Phoenix is a genetic experiment. Her growth is accelerated and she is able to do things no ordinary human can. She grows up in a facility called Tower 7 among doctors and other genetic experiments. Her heritage is unknown to her as is the full extent of her abilities. Her captors don't seem to fear her as much as they should though. She is not allowed to leave but gets unlimited access to information. She seems content until one day the only man she considers a friend witnesses something that pushes him to take his life. After that, the world is beginning to take shape for Phoenix. She becomes destructively desperate to escape her keepers.
In Who Fears Death, Okorafor tackled some very difficult themes. The use of rape as a weapon of war was one of them, female genital mutilation is another. For her western audience this is something that, while horrific, is not likely to be part of their personal experience. Most western countries haven't had a war fought on their soil in two generations, such brutalities usually take place in far away places. Easy to close the book, shake your head and move on if you choose to do so. In The Book of Phoenix Okorafor tackles slavery. It forces the white western reader to consider their part in that ugly piece of history. There is a lot of uncomfortable material in either book but for different subsets of Okorafor's readership.
The novel shares the same type of futuristic magical realism with Who Fears Death. It is essentially set before the wrath of Ani destroyed the highly technological society that preceded Onyesonwu's world. It is a world severely impacted by climate change, but not so much that society has collapsed completely. With the aid of technology, people have adapted. Technology is the key to power in the world and genetics is an important part of it. It is presented as a framestory. An explanation of how one man found an account of the end of the world in a cave in the dessert and how he, with the aid of his wife used it to write the 'Great Book' of the Okeke, a book that would go on to create misery for many of the characters in Who Fears Death.
Phoenix is essentially a slave in the book. She is valued as an experiment, not a human being. Her fellow prisoners are traded like commodities, used to enhance the quality of life for the ruling class. The parallel with the African slave trade is inescapable. Okorafor does a very good job in exploring how Phoenix and her fellow captives are dehumanized and how the fact that their captors don't recognize them as human beings with human desires eventually leads to their downfall. The arrogance of the ruling class in this novel is painfully obvious and possesses the short-sightedness displayed by many currently wielding economic and political power. The Book of Phoenix does not attempt to be a completely accurate extrapolation of current trends but it certainly contains a warning for a society displaying a similar kind of hubris.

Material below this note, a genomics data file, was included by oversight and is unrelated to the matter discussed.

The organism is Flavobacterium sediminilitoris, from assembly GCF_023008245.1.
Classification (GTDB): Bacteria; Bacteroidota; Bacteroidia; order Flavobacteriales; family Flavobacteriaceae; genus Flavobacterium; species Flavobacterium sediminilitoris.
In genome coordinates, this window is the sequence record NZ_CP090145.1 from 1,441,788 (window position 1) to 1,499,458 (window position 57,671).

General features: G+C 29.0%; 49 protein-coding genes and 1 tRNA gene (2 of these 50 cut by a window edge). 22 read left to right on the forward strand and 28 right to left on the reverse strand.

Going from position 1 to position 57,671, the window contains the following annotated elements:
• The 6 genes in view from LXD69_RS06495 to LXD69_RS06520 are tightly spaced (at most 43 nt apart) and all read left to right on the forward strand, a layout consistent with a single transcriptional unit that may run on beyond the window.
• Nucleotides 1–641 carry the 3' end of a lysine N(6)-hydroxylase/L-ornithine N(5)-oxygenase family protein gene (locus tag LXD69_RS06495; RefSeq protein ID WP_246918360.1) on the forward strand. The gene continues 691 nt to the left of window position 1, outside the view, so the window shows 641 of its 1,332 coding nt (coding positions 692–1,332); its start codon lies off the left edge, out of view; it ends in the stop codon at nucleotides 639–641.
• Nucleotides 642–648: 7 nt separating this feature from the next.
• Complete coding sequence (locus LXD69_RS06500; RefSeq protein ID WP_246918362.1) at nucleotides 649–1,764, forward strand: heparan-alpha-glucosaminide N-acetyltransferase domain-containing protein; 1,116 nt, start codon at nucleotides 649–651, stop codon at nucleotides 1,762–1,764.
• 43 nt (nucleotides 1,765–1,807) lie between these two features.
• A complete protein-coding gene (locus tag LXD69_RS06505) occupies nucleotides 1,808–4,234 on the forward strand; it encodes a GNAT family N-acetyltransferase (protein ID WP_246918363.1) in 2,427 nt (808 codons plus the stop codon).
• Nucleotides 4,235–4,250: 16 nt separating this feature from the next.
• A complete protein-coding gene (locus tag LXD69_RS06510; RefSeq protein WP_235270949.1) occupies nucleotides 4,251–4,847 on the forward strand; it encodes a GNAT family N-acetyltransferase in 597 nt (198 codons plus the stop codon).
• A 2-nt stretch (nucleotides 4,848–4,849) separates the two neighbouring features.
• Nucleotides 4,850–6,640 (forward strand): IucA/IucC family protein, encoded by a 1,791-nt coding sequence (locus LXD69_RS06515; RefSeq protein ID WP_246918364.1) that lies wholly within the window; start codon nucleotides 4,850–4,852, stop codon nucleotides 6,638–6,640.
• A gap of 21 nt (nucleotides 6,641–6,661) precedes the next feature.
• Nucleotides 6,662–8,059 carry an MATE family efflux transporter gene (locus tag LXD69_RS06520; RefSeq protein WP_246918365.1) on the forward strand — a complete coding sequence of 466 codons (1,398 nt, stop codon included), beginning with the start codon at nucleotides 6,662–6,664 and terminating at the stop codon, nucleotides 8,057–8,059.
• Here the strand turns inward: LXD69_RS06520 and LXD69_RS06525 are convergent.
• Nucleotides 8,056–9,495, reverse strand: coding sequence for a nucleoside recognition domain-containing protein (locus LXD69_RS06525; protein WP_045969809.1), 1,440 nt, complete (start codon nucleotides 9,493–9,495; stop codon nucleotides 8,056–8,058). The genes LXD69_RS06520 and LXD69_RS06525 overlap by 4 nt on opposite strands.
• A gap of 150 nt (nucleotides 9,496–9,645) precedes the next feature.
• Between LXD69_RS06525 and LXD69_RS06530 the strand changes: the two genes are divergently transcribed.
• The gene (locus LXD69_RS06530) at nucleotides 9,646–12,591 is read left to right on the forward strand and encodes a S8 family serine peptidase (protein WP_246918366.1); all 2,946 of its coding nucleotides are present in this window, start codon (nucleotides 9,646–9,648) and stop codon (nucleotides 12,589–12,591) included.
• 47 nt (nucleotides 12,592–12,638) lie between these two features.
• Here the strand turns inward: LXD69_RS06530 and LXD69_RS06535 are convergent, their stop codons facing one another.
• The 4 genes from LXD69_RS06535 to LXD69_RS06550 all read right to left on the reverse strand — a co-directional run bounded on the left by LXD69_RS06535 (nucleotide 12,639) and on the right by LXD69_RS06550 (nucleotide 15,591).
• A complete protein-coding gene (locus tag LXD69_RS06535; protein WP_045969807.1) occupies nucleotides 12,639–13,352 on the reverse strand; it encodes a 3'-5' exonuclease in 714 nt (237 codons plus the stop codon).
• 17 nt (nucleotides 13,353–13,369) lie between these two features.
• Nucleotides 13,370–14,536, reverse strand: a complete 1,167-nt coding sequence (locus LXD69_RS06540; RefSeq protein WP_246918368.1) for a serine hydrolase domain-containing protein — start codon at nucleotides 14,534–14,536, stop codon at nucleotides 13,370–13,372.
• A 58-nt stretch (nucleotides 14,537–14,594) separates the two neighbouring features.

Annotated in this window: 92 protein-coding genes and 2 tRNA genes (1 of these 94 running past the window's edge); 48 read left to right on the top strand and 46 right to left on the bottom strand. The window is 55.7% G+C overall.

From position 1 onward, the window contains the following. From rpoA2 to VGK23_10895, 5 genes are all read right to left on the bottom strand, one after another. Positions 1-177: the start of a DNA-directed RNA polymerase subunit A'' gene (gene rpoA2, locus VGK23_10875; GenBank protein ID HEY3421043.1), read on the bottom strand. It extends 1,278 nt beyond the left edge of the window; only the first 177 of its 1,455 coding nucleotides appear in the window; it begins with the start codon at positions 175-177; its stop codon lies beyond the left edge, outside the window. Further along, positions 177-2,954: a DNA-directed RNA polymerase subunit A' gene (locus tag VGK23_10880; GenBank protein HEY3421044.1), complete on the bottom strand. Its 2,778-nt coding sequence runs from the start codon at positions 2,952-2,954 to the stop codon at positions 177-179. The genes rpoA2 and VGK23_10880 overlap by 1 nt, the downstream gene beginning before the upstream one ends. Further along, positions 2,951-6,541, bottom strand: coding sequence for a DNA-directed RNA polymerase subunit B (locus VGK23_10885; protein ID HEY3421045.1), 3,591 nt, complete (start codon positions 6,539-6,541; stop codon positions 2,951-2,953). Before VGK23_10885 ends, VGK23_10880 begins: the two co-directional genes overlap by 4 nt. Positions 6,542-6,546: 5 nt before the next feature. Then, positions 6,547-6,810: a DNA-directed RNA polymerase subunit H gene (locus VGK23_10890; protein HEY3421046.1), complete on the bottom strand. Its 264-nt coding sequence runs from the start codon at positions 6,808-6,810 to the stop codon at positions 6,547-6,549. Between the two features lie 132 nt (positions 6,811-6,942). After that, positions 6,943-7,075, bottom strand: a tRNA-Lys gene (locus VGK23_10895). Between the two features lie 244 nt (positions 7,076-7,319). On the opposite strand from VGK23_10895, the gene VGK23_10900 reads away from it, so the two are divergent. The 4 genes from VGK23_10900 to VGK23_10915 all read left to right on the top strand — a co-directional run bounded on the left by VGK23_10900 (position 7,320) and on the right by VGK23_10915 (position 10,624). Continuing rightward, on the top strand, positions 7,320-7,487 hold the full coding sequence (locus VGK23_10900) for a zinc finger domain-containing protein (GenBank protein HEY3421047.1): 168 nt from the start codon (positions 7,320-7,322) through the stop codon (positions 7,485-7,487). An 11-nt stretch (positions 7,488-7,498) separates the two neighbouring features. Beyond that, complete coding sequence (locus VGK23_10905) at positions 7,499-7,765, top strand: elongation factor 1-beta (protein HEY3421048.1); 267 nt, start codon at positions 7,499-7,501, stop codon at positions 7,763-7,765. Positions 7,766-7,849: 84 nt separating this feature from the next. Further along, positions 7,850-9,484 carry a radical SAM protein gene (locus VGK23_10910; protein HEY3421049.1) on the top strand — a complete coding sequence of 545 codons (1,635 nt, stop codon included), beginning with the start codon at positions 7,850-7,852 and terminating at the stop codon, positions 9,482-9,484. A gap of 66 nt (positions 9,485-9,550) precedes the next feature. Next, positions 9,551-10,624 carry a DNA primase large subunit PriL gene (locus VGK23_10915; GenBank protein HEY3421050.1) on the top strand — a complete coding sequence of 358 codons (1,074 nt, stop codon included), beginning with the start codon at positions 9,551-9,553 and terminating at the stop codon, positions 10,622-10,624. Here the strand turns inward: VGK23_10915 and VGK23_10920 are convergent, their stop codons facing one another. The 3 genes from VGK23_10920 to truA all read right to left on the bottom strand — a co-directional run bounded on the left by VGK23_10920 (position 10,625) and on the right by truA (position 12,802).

Another thing that struck me was how the novel lashes out at the consistently one-sided view of Africa that can be found in western media. What we get to see is the wars, the natural disasters, famines and epidemics. Africa in the media is a place to pity, to send emergency aid to and to avoid if you want to stay healthy. This incomplete image of the continent is one that annoys Okorafor and she is quite clear about it in the novel. One of the characters puts it better than I ever could:
"Will you come with us?" I asked again.That should give the reader something to think about.
"No." He spread his wings. "I am guarding New York."
"Why not Mali?"
"Africa bleeds, but it will be fine," he said. "I go where I am most needed."
Chapter 18 - Deus Ex Machina
Most of the story, all of the material in the frame, is written in a first person point of view from Phoenix' perspective. The name of the main character is no accident. She is quite literally a phoenix. The novel tells the tale of her transformation, her deaths and her rising from her ashes. Each incarnation is a bit different from the last. Phoenix is a character that doesn't respond well to injustice and one that wields the power to break free of who ever tries to contain her. She spends quite a lot of the novel exploring those powers and figuring out how to use them. Her growth as a character is often in violent spurts, conveyed to the reader in emotionally powerful scenes. She is rash but also compassionate, deeply in love but filled with rage at the same time. She is in other words, a wonderfully complex character.
The Book of Phoenix could be considered science fiction but the language, imagery and themes of the novel are not those encountered in novels that are generally considered science fiction. Is Phoenix post human or godlike? How about the tree that grows through Tower 7? Does humanity fall because of messing with genetics too much or for cutting down the tree of life? Or is one simply a differently framed image of the same thing? Okorafor pours her science fiction in a mythological cast that results in a book with a slightly magical atmosphere to it. It is a rare combination, one that sets this book apart from pretty much everything else I've read this year.
There is probably not much in it but I think this prequel is a better book than Who Fears Death. It is a pretty wild ride, looking over the shoulder of a very unpredictable main character. I felt Who Fears Death relied a bit too much on magic to resolve tricky problems in the plot. The Book of Phoenix is better in that respect. Like its predecessor, it is a novel that asks equally difficult questions to most of its readership, and one that doesn't shy away from pointing out uncomfortably truths. Combine that with beautiful writing and a complex main character, and you end up with a very interesting read. Very much recommended.
Title: The Book of Phoenix
Author: Nnedi Okorafor
Publisher: DAW Books
First published: 2015